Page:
Just a few artists, even great ones, deserve the honor to be called the founders of a new style in painting. Paul Rubens is an exception. He became the creator of a lively and exciting style of artistic expression, later called Baroque. The unique properties of this manner of writing are vividly demonstrated in his early transition work “St. George Defeating the Dragon”.
The woman standing on the left in the frozen pose is written out in great detail, which is characteristic of all Rubens’ predecessors. But the heroic figure of the knight, his riding horse, energetic gestures and bright colors demonstrate the new interest shown by Rubens to the energetic action, movement, emotions. Such paintings as this, for about half a century, anticipated the widespread use of baroque style by artists in other European countries.
The bright, lush Rubens style is characterized by the depiction of large heavy figures in the impetuous movement, excited to the limit by an emotionally charged atmosphere. Sharp contrasts of light and shadows, warm rich colors, seem to give his paintings an ebullient energy. He wrote rude biblical scenes, swift, exciting hunting for animals, sonorous battle slaughters, examples of the highest manifestation of the religious spirit, and all this with equal bias for transfer to the canvas of the highest life drama. One of his greatest admirers, the 19th-century French colorist Eugene Delacroix, wrote about Rubens: “His main quality, if you prefer it to many others, is a piercing spirit, that is, an amazing life; without it no artist can be great … Titian and Paolo Veronese seem awfully close to him. ”
Now two leading museums, the Kunsthistorisches Museum Wien and the Städel Museum in Frankfurt, are hosting a major exhibition entitled “Rubens. The Power of Transformation”.
The exhibition focuses on some little-studied aspects of Rubens’ creative process, illustrating the profound dialogue he entered into with works produced by other great masters, both precursors and contemporaries, and how this impacted his work over half a century. His use or referencing of works by various artists from different periods is generally not immediately apparent, and the exhibition invites visitors to discover these sometimes surprising correlations and connections by directly comparing the works in question.
Comprising artworks in various media, the exhibition brings together paintings, drawings, prints, sculptures and objets d’art. Exemplary groups of works will demonstrate Rubens’ methods, which allowed him to dramatize well-known and popular as well as novel subject matters. This offers a fascinating glimpse into the genesis of his compositions and his surprising changes of motifs, but also how he struggled to find the perfect format and the ideal form. Rubens’ extensive œuvre reflects both the influence of classical sculpture and of paintings produced by artists – both in Italy and north of the Alps – from the late fifteenth century to the Baroque. Selected examples will help to illustrate the powerful creative effort that underpins Rubens’ compositions, and the reaction-chains they, in turn, set off in his artistic dialogue with his contemporaries.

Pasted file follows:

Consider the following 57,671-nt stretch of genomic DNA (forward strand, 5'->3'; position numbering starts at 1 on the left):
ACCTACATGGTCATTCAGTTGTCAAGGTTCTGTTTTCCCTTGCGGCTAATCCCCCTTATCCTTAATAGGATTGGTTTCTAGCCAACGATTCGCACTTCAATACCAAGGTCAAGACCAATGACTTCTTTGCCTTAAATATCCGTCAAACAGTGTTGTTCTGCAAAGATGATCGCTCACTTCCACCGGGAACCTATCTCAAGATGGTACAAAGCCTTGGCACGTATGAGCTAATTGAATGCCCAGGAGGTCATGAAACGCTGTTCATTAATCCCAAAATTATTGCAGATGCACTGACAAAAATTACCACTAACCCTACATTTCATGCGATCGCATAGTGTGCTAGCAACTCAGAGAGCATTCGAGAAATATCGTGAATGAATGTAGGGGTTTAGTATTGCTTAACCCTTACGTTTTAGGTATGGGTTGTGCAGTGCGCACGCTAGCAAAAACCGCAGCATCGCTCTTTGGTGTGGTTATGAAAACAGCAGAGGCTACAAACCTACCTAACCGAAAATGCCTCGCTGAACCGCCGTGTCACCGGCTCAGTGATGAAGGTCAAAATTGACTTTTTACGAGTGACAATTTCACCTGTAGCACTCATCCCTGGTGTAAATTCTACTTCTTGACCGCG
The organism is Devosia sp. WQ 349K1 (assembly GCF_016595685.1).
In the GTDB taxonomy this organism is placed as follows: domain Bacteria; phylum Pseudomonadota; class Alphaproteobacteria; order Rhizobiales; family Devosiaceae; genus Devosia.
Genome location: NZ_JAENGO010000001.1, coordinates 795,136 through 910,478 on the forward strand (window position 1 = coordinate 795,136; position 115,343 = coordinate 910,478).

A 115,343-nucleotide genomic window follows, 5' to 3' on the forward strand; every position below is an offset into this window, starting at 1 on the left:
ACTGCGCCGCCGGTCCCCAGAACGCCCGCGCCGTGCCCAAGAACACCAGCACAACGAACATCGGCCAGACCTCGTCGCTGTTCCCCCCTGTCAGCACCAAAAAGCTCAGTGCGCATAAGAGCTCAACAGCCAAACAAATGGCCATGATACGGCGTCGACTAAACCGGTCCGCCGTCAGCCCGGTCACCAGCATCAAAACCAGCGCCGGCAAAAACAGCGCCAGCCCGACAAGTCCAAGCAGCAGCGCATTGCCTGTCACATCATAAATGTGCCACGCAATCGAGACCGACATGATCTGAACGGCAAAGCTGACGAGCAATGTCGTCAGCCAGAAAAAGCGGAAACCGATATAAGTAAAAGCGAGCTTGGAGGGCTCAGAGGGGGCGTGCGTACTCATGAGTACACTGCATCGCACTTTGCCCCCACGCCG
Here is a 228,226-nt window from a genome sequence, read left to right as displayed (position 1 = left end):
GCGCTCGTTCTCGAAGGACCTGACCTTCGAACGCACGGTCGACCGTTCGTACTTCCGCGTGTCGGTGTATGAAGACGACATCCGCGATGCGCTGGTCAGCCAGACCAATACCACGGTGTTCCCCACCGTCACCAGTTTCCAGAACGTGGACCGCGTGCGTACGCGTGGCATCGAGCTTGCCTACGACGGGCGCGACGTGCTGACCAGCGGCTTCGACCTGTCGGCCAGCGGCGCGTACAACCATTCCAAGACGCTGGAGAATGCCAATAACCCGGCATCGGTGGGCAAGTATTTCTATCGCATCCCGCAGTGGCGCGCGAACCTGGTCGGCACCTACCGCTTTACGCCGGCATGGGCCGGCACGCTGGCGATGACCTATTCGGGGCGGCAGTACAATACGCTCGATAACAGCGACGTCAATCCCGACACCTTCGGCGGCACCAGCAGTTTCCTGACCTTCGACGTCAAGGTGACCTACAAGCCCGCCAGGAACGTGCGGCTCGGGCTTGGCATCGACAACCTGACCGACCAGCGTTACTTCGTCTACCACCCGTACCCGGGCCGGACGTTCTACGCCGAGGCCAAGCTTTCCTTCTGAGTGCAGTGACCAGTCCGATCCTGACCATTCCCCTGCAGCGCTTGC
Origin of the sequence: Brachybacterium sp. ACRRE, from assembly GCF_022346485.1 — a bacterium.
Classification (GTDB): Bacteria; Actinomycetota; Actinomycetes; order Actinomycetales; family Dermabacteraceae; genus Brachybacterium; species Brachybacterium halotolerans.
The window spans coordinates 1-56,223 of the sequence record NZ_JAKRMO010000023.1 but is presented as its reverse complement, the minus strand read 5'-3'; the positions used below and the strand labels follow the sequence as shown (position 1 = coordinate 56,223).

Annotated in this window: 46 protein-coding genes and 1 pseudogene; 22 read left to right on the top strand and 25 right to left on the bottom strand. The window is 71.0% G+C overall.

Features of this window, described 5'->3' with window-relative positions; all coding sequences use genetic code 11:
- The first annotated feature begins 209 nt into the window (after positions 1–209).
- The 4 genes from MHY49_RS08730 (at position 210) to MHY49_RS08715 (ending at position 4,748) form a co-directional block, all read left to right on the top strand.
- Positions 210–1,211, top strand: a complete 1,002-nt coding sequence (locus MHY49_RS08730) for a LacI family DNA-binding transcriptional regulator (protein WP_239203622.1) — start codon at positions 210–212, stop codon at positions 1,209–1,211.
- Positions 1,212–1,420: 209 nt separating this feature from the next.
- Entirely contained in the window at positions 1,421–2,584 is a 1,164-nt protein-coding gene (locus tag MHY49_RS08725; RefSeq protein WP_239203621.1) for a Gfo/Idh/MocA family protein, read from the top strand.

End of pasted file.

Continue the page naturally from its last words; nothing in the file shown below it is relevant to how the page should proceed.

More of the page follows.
In addition to original marble and bronze sculptures from classical antiquity and the Renaissance, the show presents paintings and prints by Rubens’ precursors, among them key works by Titian and Tintoretto, by Goltzius, Rottenhammer and Elsheimer as well as by Giambologna, Van Tetrode and Van der Schardt. Around 120 works in total will be displayed in Vienna and Frankfurt, including no less than forty-eight paintings and thirty-three drawings by Rubens. Many of the artworks on show here are among the main attractions in their home museums; the exhibition features loans from numerous internationally renowned museums including the Koninklijk Museum voor Schone Kunsten in Antwerp, the Staatliche Kunstsammlungen Dresden, the Israel Museum in Jerusalem, the National Gallery in London, the J. Paul Getty Museum in Los Angeles, the Prado and the Museo Thyssen-Bornemisza in Madrid, the Louvre, the Metropolitan Museum of Art, the Hermitage in St. Petersburg, the Vatican Museums and the National Gallery of Art in Washington.
In the show visitors encounter well-known mythological subjects such as Venus and Adonis, the Judgement of Paris, or Prometheus chained to a rock, but also seminal stories from the Old and the New Testament such as the beheading of Holofernes or the Deposition. Rubens’ Ecce Homo from the State Hermitage Museum brilliantly illustrates his creative work process: three works by Rubens document his metamorphic evolution of the classical sculpture of a centaur. He first produced a drawing of the ancient work, which he then evolved into his exceptional depiction of the Saviour. A complete iconographic reinvention, he turned a classical depiction of a wild, feral centaur into a picture of the suffering Christ appealing to the spectator’s compassion. This recourse to classical antiquity allows the body of Jesus to be counter-intuitively posed, his athletic torso ostentatiously displayed. Just as he does here, the artist repeatedly altered his compositions. The often amazingly modern, dynamic impression of Rubens’ pictures is frequently the result of the artist’s conscious recourse to easily identifiable models, which he simultaneously tries to surpass. This process of transformation culminates in works that continue to appeal directly to the modern spectator. It is thus not surprising that Rubens continues to be regarded as the epitome of baroque painting.
The exhibition is curated by Gerlinde Gruber, curator, Kunsthistorisches Museum Wien, Stefan Weppelmann, Director of the Picture Gallery, Kunsthistorisches Museum Wien and Jochen Sander, Adjunct director and curator, Städel Museum, Frankfurt.